Fed Puts Dec. Rate Hike Back On Table

Central bank reasserts that hike is on the table for this year.

Reviewed by: Lindsey Dunsmuir
Edited by: Lindsey Dunsmuir

The U.S. Federal Reserve kept interest rates unchanged on Wednesday, and in a direct reference to its next meeting, put a December rate hike firmly in play.

Investors had expected the Fed to remain pat on rates, but the overt reference to December came as a surprise. The Fed also downplayed recent global financial market turmoil and said the slower pace of growth in the labor market hadn't undermined its faith in the ability of the economy to create jobs.

"In determining whether it will be appropriate to raise the target range at its next meeting, the Committee will assess progress—both realized and expected—toward its objectives of maximum employment and 2 percent inflation," the Fed said in a statement after its two-day policy meeting.

Investor Expectations Shift

Investors quickly shifted their expectations of a December hike, with rates futures contracts upping the chance of a move this year to 47 percent from 34 percent prior to the statement.

The Fed's policy-setting committee also noted that U.S. job growth had slowed and the unemployment rate had held steady. It repeated in its statement that "underutilization of labor resources has diminished."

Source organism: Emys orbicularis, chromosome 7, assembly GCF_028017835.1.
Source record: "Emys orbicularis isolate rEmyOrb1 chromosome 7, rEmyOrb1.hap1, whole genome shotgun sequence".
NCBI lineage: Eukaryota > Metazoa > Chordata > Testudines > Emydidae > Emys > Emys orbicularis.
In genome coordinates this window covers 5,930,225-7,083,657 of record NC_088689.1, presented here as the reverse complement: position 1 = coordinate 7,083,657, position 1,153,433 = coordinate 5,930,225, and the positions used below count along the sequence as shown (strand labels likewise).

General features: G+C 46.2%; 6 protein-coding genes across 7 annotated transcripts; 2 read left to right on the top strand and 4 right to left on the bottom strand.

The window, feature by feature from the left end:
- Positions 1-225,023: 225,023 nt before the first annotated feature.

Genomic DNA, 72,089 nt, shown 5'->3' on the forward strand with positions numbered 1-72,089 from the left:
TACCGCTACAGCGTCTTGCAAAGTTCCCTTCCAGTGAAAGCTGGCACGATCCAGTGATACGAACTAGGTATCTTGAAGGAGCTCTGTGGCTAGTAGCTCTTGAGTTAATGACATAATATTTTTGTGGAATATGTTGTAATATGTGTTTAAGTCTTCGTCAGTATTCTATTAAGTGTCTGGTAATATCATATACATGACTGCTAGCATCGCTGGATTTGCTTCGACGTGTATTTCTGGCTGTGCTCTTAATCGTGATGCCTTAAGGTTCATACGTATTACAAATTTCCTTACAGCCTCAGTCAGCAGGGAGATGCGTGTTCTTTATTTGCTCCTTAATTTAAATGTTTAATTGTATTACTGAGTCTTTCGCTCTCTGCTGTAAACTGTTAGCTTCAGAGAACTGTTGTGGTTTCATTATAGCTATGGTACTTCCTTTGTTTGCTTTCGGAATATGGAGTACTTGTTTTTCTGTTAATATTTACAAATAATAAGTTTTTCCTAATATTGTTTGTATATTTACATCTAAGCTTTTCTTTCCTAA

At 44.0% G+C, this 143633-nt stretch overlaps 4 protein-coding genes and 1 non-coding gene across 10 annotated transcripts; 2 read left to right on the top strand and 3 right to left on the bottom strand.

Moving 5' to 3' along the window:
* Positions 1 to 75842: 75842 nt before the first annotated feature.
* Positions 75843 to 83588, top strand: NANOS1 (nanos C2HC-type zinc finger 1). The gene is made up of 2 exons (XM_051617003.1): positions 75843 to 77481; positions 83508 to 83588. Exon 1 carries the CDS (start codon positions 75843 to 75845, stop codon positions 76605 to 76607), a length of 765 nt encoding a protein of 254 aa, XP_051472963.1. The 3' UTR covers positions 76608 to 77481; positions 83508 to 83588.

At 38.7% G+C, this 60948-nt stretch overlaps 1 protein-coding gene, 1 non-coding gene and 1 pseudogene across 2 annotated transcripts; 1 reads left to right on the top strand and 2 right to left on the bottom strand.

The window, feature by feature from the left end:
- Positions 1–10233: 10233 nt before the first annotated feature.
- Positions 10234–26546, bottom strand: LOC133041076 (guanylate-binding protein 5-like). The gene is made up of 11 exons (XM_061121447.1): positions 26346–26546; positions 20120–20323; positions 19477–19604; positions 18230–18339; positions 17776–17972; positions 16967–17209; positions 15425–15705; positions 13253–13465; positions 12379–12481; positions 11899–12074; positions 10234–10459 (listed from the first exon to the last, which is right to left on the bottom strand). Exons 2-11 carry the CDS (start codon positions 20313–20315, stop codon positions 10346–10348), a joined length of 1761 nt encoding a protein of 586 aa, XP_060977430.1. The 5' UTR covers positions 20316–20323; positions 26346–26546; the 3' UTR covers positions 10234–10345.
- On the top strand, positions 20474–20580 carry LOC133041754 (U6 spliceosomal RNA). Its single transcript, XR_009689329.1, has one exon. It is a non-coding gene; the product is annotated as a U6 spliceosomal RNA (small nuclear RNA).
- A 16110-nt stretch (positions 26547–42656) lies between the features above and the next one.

"The committee continues to see the risks to the outlook for economic activity and the labor market as nearly balanced," the Fed said in its statement. It added that the U.S. economy has been expanding at a moderate pace.

Most Fed policymakers have said they expect to raise rates in 2015, but two broke ranks with Fed Chair Janet Yellen this month, questioning her view that labor market tightness will fuel inflation and overheat the economy.

Some In Fed Urge Caution

Those Fed policymakers urged caution rather than a rate increase, arguing that a weakening global economy could sap U.S. economic growth and keep inflation too low.

The Fed has struggled to convince skeptical investors that a rate hike is imminent. Before Wednesday's meeting, financial markets saw virtually no chance it would raise rates this week.

A narrow majority of economists polled by Reuters predicted a rate increase in December.

The main stumbling block is that U.S. economic growth has been generally tepid and inflation low even though unemployment has fallen.

Compounding the situation, central banks from the eurozone to China are easing monetary policy, keeping upward pressure on the U.S. dollar. That hurts American exporters and acts as a brake on inflation.

Fed Still Sees Inflation Rising

In its statement, the Fed repeated it wants to be "reasonably confident" that low inflation will rise to its 2 percent target.

The Fed has two months of data to parse, including Thursday's third-quarter GDP estimate as well as employment reports for October and November, before deciding if the economy is strong enough to withstand its first rate hike since 2006.

It will also get a chance to see how monetary policy easing in Europe, Japan and China plays out in financial markets. When the European Central Bank hinted last week at more bond-buying stimulus to come, the dollar rose 3 percent.

Richmond Fed President Jeffrey Lacker dissented on Wednesday for the second-consecutive meeting.